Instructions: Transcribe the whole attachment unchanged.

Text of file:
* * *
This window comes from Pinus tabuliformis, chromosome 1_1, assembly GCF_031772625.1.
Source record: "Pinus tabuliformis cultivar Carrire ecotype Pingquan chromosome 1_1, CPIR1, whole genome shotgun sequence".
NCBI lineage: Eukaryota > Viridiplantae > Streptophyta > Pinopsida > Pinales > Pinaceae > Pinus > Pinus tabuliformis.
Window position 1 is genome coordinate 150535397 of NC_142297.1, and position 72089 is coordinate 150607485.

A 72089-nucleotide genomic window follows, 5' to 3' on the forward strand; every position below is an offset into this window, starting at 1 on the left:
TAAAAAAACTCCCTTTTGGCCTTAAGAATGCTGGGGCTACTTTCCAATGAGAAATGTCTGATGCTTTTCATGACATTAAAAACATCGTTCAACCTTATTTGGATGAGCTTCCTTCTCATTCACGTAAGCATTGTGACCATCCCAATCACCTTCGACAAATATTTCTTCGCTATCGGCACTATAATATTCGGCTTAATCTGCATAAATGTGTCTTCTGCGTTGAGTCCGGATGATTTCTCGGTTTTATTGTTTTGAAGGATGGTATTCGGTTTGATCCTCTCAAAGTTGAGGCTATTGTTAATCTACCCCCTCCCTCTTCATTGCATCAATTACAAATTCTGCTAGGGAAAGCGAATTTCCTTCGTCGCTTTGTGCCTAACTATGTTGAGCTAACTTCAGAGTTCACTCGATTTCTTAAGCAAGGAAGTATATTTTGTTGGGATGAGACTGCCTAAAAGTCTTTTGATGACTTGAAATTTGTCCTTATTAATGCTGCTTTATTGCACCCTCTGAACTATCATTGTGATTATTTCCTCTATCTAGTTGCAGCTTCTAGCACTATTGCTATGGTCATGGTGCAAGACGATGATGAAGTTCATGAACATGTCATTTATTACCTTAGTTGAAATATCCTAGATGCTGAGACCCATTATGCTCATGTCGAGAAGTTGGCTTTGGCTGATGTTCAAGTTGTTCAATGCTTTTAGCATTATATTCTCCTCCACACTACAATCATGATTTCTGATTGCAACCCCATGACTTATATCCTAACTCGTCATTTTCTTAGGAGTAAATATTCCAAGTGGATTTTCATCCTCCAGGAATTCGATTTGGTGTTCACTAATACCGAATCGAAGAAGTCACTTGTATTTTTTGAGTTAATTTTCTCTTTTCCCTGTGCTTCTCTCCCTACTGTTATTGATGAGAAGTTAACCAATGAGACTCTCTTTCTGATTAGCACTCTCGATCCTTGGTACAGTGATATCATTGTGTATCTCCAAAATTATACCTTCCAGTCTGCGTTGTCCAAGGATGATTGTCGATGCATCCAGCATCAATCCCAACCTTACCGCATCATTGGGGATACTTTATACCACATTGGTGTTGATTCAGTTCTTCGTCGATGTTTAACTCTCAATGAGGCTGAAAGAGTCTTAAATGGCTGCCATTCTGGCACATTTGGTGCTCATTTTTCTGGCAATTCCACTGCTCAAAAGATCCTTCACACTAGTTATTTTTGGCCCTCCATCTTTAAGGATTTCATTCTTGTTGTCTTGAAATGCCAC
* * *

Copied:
This window comes from Pinus tabuliformis, chromosome 1_1, assembly GCF_031772625.1.
Source record: "Pinus tabuliformis cultivar Carrire ecotype Pingquan chromosome 1_1, CPIR1, whole genome shotgun sequence".
NCBI lineage: Eukaryota > Viridiplantae > Streptophyta > Pinopsida > Pinales > Pinaceae > Pinus > Pinus tabuliformis.
Window position 1 is genome coordinate 150535397 of NC_142297.1, and position 72089 is coordinate 150607485.

A 72089-nucleotide genomic window follows, 5' to 3' on the forward strand; every position below is an offset into this window, starting at 1 on the left:
TAAAAAAACTCCCTTTTGGCCTTAAGAATGCTGGGGCTACTTTCCAATGAGAAATGTCTGATGCTTTTCATGACATTAAAAACATCGTTCAACCTTATTTGGATGAGCTTCCTTCTCATTCACGTAAGCATTGTGACCATCCCAATCACCTTCGACAAATATTTCTTCGCTATCGGCACTATAATATTCGGCTTAATCTGCATAAATGTGTCTTCTGCGTTGAGTCCGGATGATTTCTCGGTTTTATTGTTTTGAAGGATGGTATTCGGTTTGATCCTCTCAAAGTTGAGGCTATTGTTAATCTACCCCCTCCCTCTTCATTGCATCAATTACAAATTCTGCTAGGGAAAGCGAATTTCCTTCGTCGCTTTGTGCCTAACTATGTTGAGCTAACTTCAGAGTTCACTCGATTTCTTAAGCAAGGAAGTATATTTTGTTGGGATGAGACTGCCTAAAAGTCTTTTGATGACTTGAAATTTGTCCTTATTAATGCTGCTTTATTGCACCCTCTGAACTATCATTGTGATTATTTCCTCTATCTAGTTGCAGCTTCTAGCACTATTGCTATGGTCATGGTGCAAGACGATGATGAAGTTCATGAACATGTCATTTATTACCTTAGTTGAAATATCCTAGATGCTGAGACCCATTATGCTCATGTCGAGAAGTTGGCTTTGGCTGATGTTCAAGTTGTTCAATGCTTTTAGCATTATATTCTCCTCCACACTACAATCATGATTTCTGATTGCAACCCCATGACTTATATCCTAACTCGTCATTTTCTTAGGAGTAAATATTCCAAGTGGATTTTCATCCTCCAGGAATTCGATTTGGTGTTCACTAATACCGAATCGAAGAAGTCACTTGTATTTTTTGAGTTAATTTTCTCTTTTCCCTGTGCTTCTCTCCCTACTGTTATTGATGAGAAGTTAACCAATGAGACTCTCTTTCTGATTAGCACTCTCGATCCTTGGTACAGTGATATCATTGTGTATCTCCAAAATTATACCTTCCAGTCTGCGTTGTCCAAGGATGATTGTCGATGCATCCAGCATCAATCCCAACCTTACCGCATCATTGGGGATACTTTATACCACATTGGTGTTGATTCAGTTCTTCGTCGATGTTTAACTCTCAATGAGGCTGAAAGAGTCTTAAATGGCTGCCATTCTGGCACATTTGGTGCTCATTTTTCTGGCAATTCCACTGCTCAAAAGATCCTTCACACTAGTTATTTTTGGCCCTCCATCTTTAAGGATTTCATTCTTGTTGTCTTGAAATGCCAC